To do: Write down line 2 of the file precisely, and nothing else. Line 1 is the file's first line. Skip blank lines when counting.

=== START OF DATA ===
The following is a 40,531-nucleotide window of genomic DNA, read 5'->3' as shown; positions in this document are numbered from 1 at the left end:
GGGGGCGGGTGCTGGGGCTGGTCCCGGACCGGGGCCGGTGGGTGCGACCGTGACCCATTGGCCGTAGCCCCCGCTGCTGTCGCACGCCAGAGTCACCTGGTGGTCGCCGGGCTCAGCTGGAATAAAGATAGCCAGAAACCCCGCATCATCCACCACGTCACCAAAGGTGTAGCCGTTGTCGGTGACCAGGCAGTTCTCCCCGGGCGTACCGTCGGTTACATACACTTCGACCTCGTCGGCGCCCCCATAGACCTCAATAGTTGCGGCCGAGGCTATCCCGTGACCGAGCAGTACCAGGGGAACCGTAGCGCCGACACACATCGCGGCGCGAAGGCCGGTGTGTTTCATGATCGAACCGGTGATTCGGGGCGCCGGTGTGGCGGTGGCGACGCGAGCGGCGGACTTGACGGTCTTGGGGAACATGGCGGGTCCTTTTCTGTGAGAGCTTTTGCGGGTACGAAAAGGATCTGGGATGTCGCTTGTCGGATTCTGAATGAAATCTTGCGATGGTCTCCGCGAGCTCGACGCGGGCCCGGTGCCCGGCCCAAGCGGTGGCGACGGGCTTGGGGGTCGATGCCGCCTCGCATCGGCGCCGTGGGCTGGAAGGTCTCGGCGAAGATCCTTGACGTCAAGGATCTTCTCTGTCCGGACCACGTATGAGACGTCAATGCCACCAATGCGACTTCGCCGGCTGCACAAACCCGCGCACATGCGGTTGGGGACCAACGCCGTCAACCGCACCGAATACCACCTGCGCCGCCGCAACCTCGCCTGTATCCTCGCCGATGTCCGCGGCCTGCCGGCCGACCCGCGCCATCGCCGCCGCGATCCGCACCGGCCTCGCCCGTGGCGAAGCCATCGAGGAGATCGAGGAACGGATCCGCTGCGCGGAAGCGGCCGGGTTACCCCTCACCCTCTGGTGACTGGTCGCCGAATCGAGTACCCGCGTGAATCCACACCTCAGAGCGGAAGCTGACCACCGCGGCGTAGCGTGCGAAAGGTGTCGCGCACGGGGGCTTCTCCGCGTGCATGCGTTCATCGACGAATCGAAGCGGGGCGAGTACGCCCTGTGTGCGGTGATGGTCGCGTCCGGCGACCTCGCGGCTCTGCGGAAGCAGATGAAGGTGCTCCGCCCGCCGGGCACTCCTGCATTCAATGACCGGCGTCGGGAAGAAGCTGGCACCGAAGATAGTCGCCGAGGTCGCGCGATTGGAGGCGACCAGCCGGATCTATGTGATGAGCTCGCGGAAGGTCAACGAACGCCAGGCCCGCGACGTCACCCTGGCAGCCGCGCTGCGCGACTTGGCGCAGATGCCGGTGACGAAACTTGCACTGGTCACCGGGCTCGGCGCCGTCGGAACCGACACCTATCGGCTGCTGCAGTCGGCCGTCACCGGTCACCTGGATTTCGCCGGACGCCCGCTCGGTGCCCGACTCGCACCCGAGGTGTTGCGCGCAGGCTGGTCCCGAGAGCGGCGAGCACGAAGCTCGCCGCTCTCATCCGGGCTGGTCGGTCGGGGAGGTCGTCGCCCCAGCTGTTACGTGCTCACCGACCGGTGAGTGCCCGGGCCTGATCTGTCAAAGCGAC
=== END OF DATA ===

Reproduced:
GGGGGCGGGTGCTGGGGCTGGTCCCGGACCGGGGCCGGTGGGTGCGACCGTGACCCATTGGCCGTAGCCCCCGCTGCTGTCGCACGCCAGAGTCACCTGGTGGTCGCCGGGCTCAGCTGGAATAAAGATAGCCAGAAACCCCGCATCATCCACCACGTCACCAAAGGTGTAGCCGTTGTCGGTGACCAGGCAGTTCTCCCCGGGCGTACCGTCGGTTACATACACTTCGACCTCGTCGGCGCCCCCATAGACCTCAATAGTTGCGGCCGAGGCTATCCCGTGACCGAGCAGTACCAGGGGAACCGTAGCGCCGACACACATCGCGGCGCGAAGGCCGGTGTGTTTCATGATCGAACCGGTGATTCGGGGCGCCGGTGTGGCGGTGGCGACGCGAGCGGCGGACTTGACGGTCTTGGGGAACATGGCGGGTCCTTTTCTGTGAGAGCTTTTGCGGGTACGAAAAGGATCTGGGATGTCGCTTGTCGGATTCTGAATGAAATCTTGCGATGGTCTCCGCGAGCTCGACGCGGGCCCGGTGCCCGGCCCAAGCGGTGGCGACGGGCTTGGGGGTCGATGCCGCCTCGCATCGGCGCCGTGGGCTGGAAGGTCTCGGCGAAGATCCTTGACGTCAAGGATCTTCTCTGTCCGGACCACGTATGAGACGTCAATGCCACCAATGCGACTTCGCCGGCTGCACAAACCCGCGCACATGCGGTTGGGGACCAACGCCGTCAACCGCACCGAATACCACCTGCGCCGCCGCAACCTCGCCTGTATCCTCGCCGATGTCCGCGGCCTGCCGGCCGACCCGCGCCATCGCCGCCGCGATCCGCACCGGCCTCGCCCGTGGCGAAGCCATCGAGGAGATCGAGGAACGGATCCGCTGCGCGGAAGCGGCCGGGTTACCCCTCACCCTCTGGTGACTGGTCGCCGAATCGAGTACCCGCGTGAATCCACACCTCAGAGCGGAAGCTGACCACCGCGGCGTAGCGTGCGAAAGGTGTCGCGCACGGGGGCTTCTCCGCGTGCATGCGTTCATCGACGAATCGAAGCGGGGCGAGTACGCCCTGTGTGCGGTGATGGTCGCGTCCGGCGACCTCGCGGCTCTGCGGAAGCAGATGAAGGTGCTCCGCCCGCCGGGCACTCCTGCATTCAATGACCGGCGTCGGGAAGAAGCTGGCACCGAAGATAGTCGCCGAGGTCGCGCGATTGGAGGCGACCAGCCGGATCTATGTGATGAGCTCGCGGAAGGTCAACGAACGCCAGGCCCGCGACGTCACCCTGGCAGCCGCGCTGCGCGACTTGGCGCAGATGCCGGTGACGAAACTTGCACTGGTCACCGGGCTCGGCGCCGTCGGAACCGACACCTATCGGCTGCTGCAGTCGGCCGTCACCGGTCACCTGGATTTCGCCGGACGCCCGCTCGGTGCCCGACTCGCACCCGAGGTGTTGCGCGCAGGCTGGTCCCGAGAGCGGCGAGCACGAAGCTCGCCGCTCTCATCCGGGCTGGTCGGTCGGGGAGGTCGTCGCCCCAGCTGTTACGTGCTCACCGACCGGTGAGTGCCCGGGCCTGATCTGTCAAAGCGAC